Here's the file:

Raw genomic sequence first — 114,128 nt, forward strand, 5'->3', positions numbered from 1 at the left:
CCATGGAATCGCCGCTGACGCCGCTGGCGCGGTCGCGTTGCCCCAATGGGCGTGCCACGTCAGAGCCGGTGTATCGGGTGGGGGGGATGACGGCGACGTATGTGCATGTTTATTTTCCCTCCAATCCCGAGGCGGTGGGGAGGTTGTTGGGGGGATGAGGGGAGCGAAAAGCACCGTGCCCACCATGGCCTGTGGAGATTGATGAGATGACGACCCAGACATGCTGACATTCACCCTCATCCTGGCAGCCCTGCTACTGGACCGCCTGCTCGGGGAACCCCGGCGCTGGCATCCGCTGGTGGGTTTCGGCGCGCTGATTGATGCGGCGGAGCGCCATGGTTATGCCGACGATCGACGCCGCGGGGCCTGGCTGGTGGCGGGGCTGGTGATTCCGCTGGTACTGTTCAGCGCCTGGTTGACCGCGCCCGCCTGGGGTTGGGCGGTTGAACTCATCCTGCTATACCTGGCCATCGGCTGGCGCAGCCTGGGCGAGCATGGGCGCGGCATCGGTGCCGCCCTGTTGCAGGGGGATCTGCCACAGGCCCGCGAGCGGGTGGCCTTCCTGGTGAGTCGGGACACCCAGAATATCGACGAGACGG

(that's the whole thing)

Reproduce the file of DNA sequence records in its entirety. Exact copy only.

Raw genomic sequence first — 114,128 nt, forward strand, 5'->3', positions numbered from 1 at the left:
CCATGGAATCGCCGCTGACGCCGCTGGCGCGGTCGCGTTGCCCCAATGGGCGTGCCACGTCAGAGCCGGTGTATCGGGTGGGGGGGATGACGGCGACGTATGTGCATGTTTATTTTCCCTCCAATCCCGAGGCGGTGGGGAGGTTGTTGGGGGGATGAGGGGAGCGAAAAGCACCGTGCCCACCATGGCCTGTGGAGATTGATGAGATGACGACCCAGACATGCTGACATTCACCCTCATCCTGGCAGCCCTGCTACTGGACCGCCTGCTCGGGGAACCCCGGCGCTGGCATCCGCTGGTGGGTTTCGGCGCGCTGATTGATGCGGCGGAGCGCCATGGTTATGCCGACGATCGACGCCGCGGGGCCTGGCTGGTGGCGGGGCTGGTGATTCCGCTGGTACTGTTCAGCGCCTGGTTGACCGCGCCCGCCTGGGGTTGGGCGGTTGAACTCATCCTGCTATACCTGGCCATCGGCTGGCGCAGCCTGGGCGAGCATGGGCGCGGCATCGGTGCCGCCCTGTTGCAGGGGGATCTGCCACAGGCCCGCGAGCGGGTGGCCTTCCTGGTGAGTCGGGACACCCAGAATATCGACGAGACGG